Greece makes application for third bailout

Country submits formal request for three-year loan from ESM

 Greek prime minister Alexis Tsipras (C,  delivers his speech during the plenary session at the European Parliament in Strasbourg today. Photograph: Patrick Seeger/EPA

Greek prime minister Alexis Tsipras (C, delivers his speech during the plenary session at the European Parliament in Strasbourg today. Photograph: Patrick Seeger/EPA


Greece has submitted an application for a third bailout, saying it will begin implementing tax and pension reforms if Europe provides the funding.

New finance minister Euclid Tsakalotos requested a three-year aid plan from the European Stability Mechanism, the EU’s permanent bailout fund.

The European Central Bank has decided not to increase the amount of emergency credit that Greek banks can draw on.

Reuters reported the ECB is waiting to see how Greece’s creditors respond to its financial aid request and its reform agenda, due to be published by tomorrow.

Greek prime minister Alexis Tsipras earlier pleaded in the European Parliament on Wednesday for a fair deal to keep his country in the euro zone, acknowledging Greece’s own responsibility for its plight, after EU leaders gave him five days to come up with reforms.

Mr Tsipras said his government will submit “credible reform” proposals to its creditors on Thursday.

Euro zone finance ministers will hold a conference call on Wednesday to discuss the Greek debt issue.

The country submitted a formal request for a three-year loan from the ESM but did not specify in its letter the volume of financing sought.

This letter includes promises to implement pension and tax reforms as early as next week as the first step to securing a three-year rescue loan to cover debt obligations.

Greece also pledged to honour its financial obligations and detail by Thursday reforms proposals for evaluation by the creditors.

“We trust Member States appreciate the urgency of our Loan request at this time given the fragility of our banking system, our shortage of available liquidity, our upcoming obligations, our build-up of internal arrears, and our expressed desire to clear our outstanding arrears with the IMF and the Bank of Greece,” the letter from the Greek finance minister said.

Athens also said it welcomed an “opportunity to explore potential measures” to make its debt sustainable, as part of broader discussions to be held.

Mr Tsipras seemed relaxed and confident, with a note of humility, when he appeared before EU politicians in Strasbourg to cheers and scattered boos.

Speaking hours after euro zone peers, at another emergency summit in Brussels, set Greece a deadline of the end of the week to come up with convincing reform proposals, Mr Tsipras said Greeks had no choice but to demand a way out of “this impasse”.

“We are determined not to have a clash with Europe but to tackle head on the establishment in our own country and to change the mindset which will take us and the euro zone down,” he said to applause from the left.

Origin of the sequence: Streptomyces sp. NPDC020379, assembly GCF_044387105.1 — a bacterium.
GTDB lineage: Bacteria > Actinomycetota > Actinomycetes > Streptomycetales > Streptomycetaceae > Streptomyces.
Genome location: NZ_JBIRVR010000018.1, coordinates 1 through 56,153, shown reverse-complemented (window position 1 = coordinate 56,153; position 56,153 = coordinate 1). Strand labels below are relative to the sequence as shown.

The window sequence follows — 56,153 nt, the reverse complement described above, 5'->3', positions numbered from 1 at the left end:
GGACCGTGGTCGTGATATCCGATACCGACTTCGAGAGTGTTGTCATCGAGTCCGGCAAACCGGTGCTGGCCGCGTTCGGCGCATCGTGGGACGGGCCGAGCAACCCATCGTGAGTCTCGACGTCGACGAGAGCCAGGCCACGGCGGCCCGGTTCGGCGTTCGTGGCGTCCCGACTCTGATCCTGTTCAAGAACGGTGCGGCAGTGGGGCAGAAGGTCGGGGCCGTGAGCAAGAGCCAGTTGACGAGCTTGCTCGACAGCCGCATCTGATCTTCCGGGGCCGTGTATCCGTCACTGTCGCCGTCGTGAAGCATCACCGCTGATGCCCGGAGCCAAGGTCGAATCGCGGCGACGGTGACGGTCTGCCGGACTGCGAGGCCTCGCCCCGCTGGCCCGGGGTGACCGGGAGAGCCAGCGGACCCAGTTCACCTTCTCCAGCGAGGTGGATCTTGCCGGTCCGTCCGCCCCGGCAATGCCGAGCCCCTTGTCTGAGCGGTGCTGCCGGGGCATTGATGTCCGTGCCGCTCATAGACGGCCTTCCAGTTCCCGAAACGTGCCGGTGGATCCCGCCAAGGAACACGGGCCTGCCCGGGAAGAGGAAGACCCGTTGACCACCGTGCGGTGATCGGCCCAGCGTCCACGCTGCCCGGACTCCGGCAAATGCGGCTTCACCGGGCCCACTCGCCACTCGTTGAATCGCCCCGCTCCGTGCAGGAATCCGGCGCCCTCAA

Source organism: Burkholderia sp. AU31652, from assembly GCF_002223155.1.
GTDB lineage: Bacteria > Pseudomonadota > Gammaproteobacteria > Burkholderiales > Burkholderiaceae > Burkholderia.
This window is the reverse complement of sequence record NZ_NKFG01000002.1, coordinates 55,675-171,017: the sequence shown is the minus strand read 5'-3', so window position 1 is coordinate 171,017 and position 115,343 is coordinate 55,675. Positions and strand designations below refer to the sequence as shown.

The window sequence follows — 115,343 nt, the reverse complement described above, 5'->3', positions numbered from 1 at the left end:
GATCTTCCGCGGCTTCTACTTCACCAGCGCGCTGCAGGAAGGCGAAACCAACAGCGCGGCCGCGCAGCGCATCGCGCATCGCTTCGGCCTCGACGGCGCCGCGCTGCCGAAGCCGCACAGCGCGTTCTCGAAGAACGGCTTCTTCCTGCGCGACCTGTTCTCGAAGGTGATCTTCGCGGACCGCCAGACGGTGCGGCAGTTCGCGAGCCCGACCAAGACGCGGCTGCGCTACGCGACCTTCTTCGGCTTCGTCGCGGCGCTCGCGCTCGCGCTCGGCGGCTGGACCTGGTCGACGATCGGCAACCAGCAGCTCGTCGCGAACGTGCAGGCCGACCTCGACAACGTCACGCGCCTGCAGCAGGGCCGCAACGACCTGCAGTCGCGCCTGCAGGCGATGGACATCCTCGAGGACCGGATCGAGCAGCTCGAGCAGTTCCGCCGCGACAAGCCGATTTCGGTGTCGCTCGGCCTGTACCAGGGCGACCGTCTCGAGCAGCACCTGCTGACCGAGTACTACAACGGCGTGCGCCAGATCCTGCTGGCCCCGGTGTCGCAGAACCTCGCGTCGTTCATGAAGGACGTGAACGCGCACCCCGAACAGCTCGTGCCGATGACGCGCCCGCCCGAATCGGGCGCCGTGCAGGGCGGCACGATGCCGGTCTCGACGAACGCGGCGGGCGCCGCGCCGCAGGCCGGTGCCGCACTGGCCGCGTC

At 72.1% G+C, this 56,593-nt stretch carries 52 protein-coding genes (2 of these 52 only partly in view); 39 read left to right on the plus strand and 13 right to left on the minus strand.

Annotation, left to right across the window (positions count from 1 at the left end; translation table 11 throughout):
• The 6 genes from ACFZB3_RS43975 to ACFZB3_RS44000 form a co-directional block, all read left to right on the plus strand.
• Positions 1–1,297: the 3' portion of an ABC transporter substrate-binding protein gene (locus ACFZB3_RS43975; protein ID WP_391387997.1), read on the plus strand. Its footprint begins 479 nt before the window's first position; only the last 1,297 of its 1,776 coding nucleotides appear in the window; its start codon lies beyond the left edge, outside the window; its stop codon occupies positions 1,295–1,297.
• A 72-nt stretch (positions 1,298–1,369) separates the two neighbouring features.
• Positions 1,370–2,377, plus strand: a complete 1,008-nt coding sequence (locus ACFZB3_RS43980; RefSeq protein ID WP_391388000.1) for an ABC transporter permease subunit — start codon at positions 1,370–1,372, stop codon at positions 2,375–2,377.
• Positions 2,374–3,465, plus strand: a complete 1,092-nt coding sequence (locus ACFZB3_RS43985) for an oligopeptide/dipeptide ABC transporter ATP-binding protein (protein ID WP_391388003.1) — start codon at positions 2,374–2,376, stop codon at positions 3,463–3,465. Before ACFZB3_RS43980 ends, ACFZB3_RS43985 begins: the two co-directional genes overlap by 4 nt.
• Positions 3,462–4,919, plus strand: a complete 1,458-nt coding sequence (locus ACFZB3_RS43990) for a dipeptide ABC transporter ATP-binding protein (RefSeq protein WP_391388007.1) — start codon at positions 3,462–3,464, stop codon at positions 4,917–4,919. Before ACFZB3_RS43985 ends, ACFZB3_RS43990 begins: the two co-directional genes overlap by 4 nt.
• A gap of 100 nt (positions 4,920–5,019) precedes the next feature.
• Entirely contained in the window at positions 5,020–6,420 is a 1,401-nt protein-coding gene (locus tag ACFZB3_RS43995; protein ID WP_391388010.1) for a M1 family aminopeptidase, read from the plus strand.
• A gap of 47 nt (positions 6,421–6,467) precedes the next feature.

European Council president Donald Tusk repeated the final deadline for Greece to submit convincing reform plans and start implementing them was this week.

“Our inability to find an agreement may lead to the bankruptcy of Greece and the insolvency of its banking system,” Mr Tusk said. “And for sure it will be most painful for the Greek people.

“I have no doubt that this will affect Europe, also in the geopolitical sense. If someone has any illusion that it will not, they are naive,” he said.

Some EU politicians held up “Oxi” (No) signs to back Greek voters’ rejection of more austerity.

If experts from the European Commission, European Central Bank and International Monetary Fund deem Greece’s proposals viable, euro zone finance ministers would meet on Saturday to recommend opening negotiations with Athens, and a special summit of the 28-nation EU would meet on Sunday to approve an aid plan.

Euro zone sources said the key question is whether the Greek reform package will be more ambitious than the spending cuts, tax increases and modest reforms that Greek voters rejected on Sunday in a referendum on a previous bailout plan.

Mr Tsipras acknowledged his radical government’s share of responsibility for what had gone wrong in its five-and-a-half months in office but said the bulk of Greece’s problems lay in a failed austerity policy imposed over the last 5 and a half years of crisis.

He was also strongly critical of Greece’s failings as a society, citing a history of clientelism, corruption, chronic tax evasion that had “run riot”, inequality and “the nexus of political and economic power”.

While Athens has made strides since 2010 in turning around its public finances to post a budget surplus before debt service, it has lagged on implementing structural reforms.